In the previous post, we quickly covered Israel’s turbulent history, as they battled with their neighbors and were ultimately carried off to Babylonian captivity.
It was a tumultuous time, and all due to their persistent disobedience to God’s comands.
Despite their difficulties, we know the Israelites had hope of a new covenant promised by God (Jeremiah 31:31-33).
In conjunction with the promise of a new covenant, Isaiah 11 paints the picture of a conquering Messiah, gathering the scattered children of Israel from every corner of the globe and destroying Israel’s enemies.
Although very little is written about the historical gap between the Old Testament and New Testament, we do know what was prophesied by the prophet Daniel as it coincides with what we know from history.
The short version… Aside from the region controlled by the Maccabees for a short time(164-63 BC), Israel never regained its sovereignty after returning from Babylonian captivity.
Instead, they became subjects of each successive world empire that controlled the region.
A quick survey of history confirms the accuracy of Nebuchadnezzar’s dream as interpreted by Daniel (ch. 2), with each successive kingdom dominating the Middle Eastern landscape.
Interestingly, Isaiah mentioned Cyrus by name 140 years earlier, as God’s servant to help rebuild Jerusalem and the temple.
The Medo-Persian Empire was conquered by the Greek (Macedonian) Empire in 331 BC at the hands of Alexander the Great. When Alexander died, the empire was split into sub-regions, just as Daniel 8:8 and Daniel 11:4 predicted.
The Greek Empire was conquered by the Roman Empire in 168 BC, who controlled Jerusalem until roughly 634 AD. (Yes, I still recognize AD rather than CE to denote Anno Domini [Year of our Lord] instead of Current Era that attempts to eliminate any reference to the life of Jesus.)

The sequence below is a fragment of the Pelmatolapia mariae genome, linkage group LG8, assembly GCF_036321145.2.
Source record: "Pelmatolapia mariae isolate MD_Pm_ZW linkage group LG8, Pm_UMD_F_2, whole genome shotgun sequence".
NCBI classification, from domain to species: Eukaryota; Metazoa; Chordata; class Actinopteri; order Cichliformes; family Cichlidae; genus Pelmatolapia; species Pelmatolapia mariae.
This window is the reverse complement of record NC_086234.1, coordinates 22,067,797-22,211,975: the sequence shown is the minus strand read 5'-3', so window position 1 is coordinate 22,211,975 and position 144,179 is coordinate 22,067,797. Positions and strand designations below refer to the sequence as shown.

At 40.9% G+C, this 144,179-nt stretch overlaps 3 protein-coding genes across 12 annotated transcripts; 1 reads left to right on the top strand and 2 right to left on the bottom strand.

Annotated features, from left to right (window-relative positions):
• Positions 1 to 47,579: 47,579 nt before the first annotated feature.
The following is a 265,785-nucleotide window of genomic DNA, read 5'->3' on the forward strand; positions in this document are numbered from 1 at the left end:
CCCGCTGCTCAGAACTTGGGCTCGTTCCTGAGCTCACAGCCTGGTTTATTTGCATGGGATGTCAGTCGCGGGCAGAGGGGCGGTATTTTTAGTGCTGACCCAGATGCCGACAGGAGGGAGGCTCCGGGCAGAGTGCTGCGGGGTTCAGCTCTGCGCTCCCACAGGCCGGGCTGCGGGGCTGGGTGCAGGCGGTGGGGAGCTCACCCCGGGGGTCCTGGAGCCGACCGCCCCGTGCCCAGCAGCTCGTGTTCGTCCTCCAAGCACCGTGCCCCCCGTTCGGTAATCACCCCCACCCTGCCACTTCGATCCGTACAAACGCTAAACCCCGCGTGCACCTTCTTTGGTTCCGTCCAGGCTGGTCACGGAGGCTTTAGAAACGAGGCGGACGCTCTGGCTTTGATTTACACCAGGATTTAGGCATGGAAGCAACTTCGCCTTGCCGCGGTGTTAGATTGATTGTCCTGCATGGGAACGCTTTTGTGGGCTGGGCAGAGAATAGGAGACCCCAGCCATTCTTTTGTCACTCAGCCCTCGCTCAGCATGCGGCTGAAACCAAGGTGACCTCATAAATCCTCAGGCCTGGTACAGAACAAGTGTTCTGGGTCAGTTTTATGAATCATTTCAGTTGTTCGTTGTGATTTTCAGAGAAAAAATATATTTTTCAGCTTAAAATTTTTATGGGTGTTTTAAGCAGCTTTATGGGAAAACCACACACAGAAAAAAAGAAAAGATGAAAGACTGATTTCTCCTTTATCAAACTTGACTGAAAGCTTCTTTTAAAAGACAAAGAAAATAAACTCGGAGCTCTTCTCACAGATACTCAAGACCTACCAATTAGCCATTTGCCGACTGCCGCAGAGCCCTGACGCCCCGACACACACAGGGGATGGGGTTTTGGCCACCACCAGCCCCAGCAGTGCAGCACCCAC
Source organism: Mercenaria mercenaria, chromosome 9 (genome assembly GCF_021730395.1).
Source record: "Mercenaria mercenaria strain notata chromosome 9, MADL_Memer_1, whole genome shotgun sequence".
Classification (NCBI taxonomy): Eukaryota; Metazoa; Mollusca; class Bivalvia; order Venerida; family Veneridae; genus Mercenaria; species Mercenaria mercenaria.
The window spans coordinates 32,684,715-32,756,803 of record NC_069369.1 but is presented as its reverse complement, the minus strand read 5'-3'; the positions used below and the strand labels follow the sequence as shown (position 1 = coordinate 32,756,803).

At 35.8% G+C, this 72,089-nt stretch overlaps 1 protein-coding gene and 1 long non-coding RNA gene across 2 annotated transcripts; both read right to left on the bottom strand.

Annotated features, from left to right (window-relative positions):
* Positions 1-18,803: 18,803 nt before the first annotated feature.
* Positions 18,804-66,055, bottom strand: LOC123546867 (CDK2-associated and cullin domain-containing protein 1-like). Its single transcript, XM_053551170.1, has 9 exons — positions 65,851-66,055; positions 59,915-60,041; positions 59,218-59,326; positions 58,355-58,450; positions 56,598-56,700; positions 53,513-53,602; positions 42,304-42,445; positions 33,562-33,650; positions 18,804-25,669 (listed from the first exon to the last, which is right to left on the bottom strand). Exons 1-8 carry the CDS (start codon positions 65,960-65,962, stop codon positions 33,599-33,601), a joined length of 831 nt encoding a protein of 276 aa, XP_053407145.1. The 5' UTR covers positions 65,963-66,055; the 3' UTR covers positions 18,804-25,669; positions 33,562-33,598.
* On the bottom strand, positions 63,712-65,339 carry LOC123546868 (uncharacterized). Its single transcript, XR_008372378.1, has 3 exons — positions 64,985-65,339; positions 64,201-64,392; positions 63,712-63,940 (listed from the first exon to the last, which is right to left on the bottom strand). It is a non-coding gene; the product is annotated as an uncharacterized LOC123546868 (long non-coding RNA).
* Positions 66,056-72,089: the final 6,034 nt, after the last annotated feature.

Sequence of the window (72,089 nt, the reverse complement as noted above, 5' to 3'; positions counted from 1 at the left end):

During the reign of the Roman empire, the final dispersion (also known as the Diaspora) of the Israelites seemed complete.
The Diaspora may have started when the Israelites were first exiled by the Assyrians and again by the Babylonians, but they would not give up. They were determined to keep their inheritance.
The Israelites (Jews) revolted against their Roman overlords in 66 AD, but the rebellion was finally crushed in 70 AD with the destruction of Jerusalem and the temple.
The temple was never rebuilt, and the final phase of the dispersion came in 135 AD when a second rebellion was crushed and the Jews were prohibited from settling in Jerusalem.
To any rational observer, the nation of Israel seemed to cease. In fact, their entire religious system was dealt a serious blow, since the sacrificial system they depended on for the forgiveness of sins was terminated when the temple was destroyed.
Despite the loss of their temple and homeland, the Jewish people did not vanish. Miraculously, they still cling to their hope of God fulfilling His promises of both the new covenant and their conquering Messiah.
In the next installment of this series, we need to make one more significant stop in history before bringing everything back to present-day hostilities. Read more here…